Lizzie Peabody: To start, we wanted to get more context on when and why dynamite was invented, and its impact on the United States.

Brian Balogh: And what better place to go than the Smithsonian’s National Museum of American History?

Lizzie Peabody: Peter, it’s so good to finally meet you.

Peter Liebhold: Nice to meet you.

Brian Balogh: Hi, Brian Balogh.

Peter Liebhold: Nice to meet you.

Brian Balogh: Glad to meet you, Peter. Come on in.

Lizzie Peabody: Peter Liebhold is the Smithsonian curator of technology and industrial history, and he says to understand dynamite, you have to understand what came before it; an extremely volatile explosive called nitroglycerin.

Peter Liebhold: Nitroglycerin is incredibly more powerful than black powder. If you look at the history of nitroglycerin, people are constantly being killed.

Brian Balogh: Nitroglycerin was invented in 1847, about 20 years before dynamite. At that time, it was the only high-power explosive around. Explosives had been around since 9th century China, but black powder and gun powder didn’t pack nearly the punch that nitroglycerin did.

Lizzie Peabody: That made it incredibly valuable at a time when the country was expanding rapidly. The Transcontinental railroad was under construction, so being able to blast tunnels through rock quickly was incredibly important. But here’s the thing; nitroglycerin was really hard to transport. Liebhold told us about this one time when a shipment of nitroglycerin arrived in a warehouse in San Francisco.

Peter Liebhold: And it’s just a crate and it’s leaking, so they decided to open it up and see what’s leaking. They were opening the crate with crowbars and it detonated, and it killed about a dozen people. Really very horrific.

Lizzie Peabody: It was pretty gruesome.

Peter Liebhold: People definitely didn’t understand it. It’s fine when it’s fine, and when it’s not, you’re gone. And so, really it’s not forgiving.

Brian Balogh: Engineers needed an explosive that was as powerful as nitroglycerin but safer to handle.

Lizzie Peabody: Enter Alfred Nobel. Yes, the Nobel Prize guy.

Peter Liebhold: Alfred Nobel is by anybody’s description a weird dude. He’s incredibly creative, he’s very argumentative, he’s taciturn, he’s morbid. He’s really not who you want as your best friend.

Brian Balogh: But he is who you want inventing your explosives.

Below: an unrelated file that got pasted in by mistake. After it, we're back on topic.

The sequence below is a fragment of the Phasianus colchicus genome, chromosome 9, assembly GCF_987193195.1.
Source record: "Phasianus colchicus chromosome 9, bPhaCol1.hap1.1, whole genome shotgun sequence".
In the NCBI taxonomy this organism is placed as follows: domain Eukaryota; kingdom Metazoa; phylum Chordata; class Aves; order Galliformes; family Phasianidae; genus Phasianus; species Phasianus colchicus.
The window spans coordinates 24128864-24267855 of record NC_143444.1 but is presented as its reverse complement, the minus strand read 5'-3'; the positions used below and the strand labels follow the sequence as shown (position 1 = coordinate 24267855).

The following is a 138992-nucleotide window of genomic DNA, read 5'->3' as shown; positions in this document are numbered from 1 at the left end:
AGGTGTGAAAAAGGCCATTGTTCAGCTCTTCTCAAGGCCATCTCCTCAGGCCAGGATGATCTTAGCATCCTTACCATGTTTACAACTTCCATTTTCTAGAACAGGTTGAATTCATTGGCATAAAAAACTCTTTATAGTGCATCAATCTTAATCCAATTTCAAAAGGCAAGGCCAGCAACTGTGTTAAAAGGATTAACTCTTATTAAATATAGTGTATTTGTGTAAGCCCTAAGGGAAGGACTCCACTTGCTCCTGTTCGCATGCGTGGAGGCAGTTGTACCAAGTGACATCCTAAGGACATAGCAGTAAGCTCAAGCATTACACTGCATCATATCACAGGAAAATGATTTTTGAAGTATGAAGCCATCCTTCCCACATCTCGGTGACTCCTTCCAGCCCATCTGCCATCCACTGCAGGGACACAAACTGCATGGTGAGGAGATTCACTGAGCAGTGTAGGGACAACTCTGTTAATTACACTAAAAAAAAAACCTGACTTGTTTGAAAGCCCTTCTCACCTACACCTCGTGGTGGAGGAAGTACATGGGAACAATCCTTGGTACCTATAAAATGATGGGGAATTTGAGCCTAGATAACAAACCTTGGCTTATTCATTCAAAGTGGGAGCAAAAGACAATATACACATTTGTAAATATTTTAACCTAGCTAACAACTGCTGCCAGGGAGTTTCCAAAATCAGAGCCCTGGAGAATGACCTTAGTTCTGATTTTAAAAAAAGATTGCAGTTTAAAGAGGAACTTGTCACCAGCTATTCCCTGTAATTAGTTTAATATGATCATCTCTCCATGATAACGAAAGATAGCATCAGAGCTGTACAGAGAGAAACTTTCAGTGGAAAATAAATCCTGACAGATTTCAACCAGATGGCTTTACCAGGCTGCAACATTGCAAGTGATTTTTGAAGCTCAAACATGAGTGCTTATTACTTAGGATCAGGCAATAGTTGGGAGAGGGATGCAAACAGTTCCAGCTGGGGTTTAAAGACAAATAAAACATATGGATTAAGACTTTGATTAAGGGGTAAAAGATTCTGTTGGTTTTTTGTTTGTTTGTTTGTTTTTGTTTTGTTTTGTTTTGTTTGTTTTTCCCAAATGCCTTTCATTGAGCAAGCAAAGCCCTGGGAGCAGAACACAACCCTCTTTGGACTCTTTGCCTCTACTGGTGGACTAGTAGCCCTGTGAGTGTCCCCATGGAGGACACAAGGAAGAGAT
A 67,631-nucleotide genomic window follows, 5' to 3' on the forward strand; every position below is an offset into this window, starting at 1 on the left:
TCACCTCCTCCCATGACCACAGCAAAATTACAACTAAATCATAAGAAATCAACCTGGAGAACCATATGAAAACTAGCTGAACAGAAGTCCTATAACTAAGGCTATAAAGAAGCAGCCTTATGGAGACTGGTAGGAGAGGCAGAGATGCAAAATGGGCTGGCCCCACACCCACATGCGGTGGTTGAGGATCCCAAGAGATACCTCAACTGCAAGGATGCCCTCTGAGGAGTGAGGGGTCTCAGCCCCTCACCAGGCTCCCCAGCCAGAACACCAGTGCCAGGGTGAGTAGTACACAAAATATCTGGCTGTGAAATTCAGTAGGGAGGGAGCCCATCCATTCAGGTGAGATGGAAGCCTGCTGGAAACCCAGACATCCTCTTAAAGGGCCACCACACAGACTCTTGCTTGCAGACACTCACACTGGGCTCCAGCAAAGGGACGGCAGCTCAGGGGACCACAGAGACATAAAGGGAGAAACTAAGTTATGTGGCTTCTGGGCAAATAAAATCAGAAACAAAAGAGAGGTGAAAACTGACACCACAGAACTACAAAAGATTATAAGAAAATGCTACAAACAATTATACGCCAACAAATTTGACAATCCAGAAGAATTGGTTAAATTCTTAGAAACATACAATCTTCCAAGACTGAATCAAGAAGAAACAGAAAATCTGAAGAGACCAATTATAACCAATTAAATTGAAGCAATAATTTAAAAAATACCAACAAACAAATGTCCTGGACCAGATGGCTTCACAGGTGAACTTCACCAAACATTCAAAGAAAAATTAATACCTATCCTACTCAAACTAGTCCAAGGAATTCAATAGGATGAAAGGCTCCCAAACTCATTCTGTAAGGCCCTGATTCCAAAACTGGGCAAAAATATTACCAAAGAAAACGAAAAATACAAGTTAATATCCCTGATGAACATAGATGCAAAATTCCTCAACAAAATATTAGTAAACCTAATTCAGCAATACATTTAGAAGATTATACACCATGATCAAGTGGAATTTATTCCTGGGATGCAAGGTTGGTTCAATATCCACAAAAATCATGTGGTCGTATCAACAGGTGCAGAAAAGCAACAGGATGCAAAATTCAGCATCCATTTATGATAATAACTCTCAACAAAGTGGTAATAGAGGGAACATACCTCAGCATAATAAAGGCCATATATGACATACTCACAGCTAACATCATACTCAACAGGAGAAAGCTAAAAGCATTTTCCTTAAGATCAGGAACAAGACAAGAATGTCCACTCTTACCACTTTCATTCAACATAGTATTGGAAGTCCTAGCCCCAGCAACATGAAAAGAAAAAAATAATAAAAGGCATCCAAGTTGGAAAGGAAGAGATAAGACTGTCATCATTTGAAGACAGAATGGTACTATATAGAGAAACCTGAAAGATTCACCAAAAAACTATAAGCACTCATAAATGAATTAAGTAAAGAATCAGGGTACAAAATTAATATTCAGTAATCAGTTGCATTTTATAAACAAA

Lizzie Peabody: Yeah. Nobel figures out that he can stabilize nitroglycerin by mixing it with a chalky powder called diotenacios earth. That combination forms a paste that stabilizes the nitroglycerin. It’s way easier to transport without accidentally blowing people up.

Brian Balogh: Nobel also invented the blasting cap, which attaches to a fuse. And what that means is that people can detonate the dynamite from a safe distance.

Lizzie Peabody: And dynamite is basically just these ingredients packaged into a tiny cylinder wrapped in paper. It’s stable and relatively safe.

Brian Balogh: And so in 1867, dynamite hits the market for the first time and it’s a huge success. Here’s Peter Liebhold again.

Peter Liebhold: In 1867, Nobel produces 11 tons of dynamite, which is a fair amount of dynamite. And by 1874, he’s got 3,120 tons of dynamite that he’s produced.

Lizzie Peabody: So people, the people loved it.

Peter Liebhold: The people loved it. Dynamite was the boss.

Brian Balogh: Dynamite became the go-to tool for tunneling and mining. But as Doctor Frankenstein soon found out, once your invention leaves the lab, there’s no controlling where it goes next.

Peter Liebhold: One of the things that are really fascinating about innovation is that things don’t necessarily turn out as people expect they will, and that folks are very creative about finding new uses for new ideas. And sometimes they’re positive and sometimes they’re destructive.

Lizzie Peabody: Sometimes they’re positive and sometimes they’re destructive. Brian, that seems like a perfect launch point to detonate a couple of explosive stories, don’t you think?

Brian Balogh: You bet. We’ve each brought a terrific story that’s surprising in some way. Why don’t you go first, Lizzie?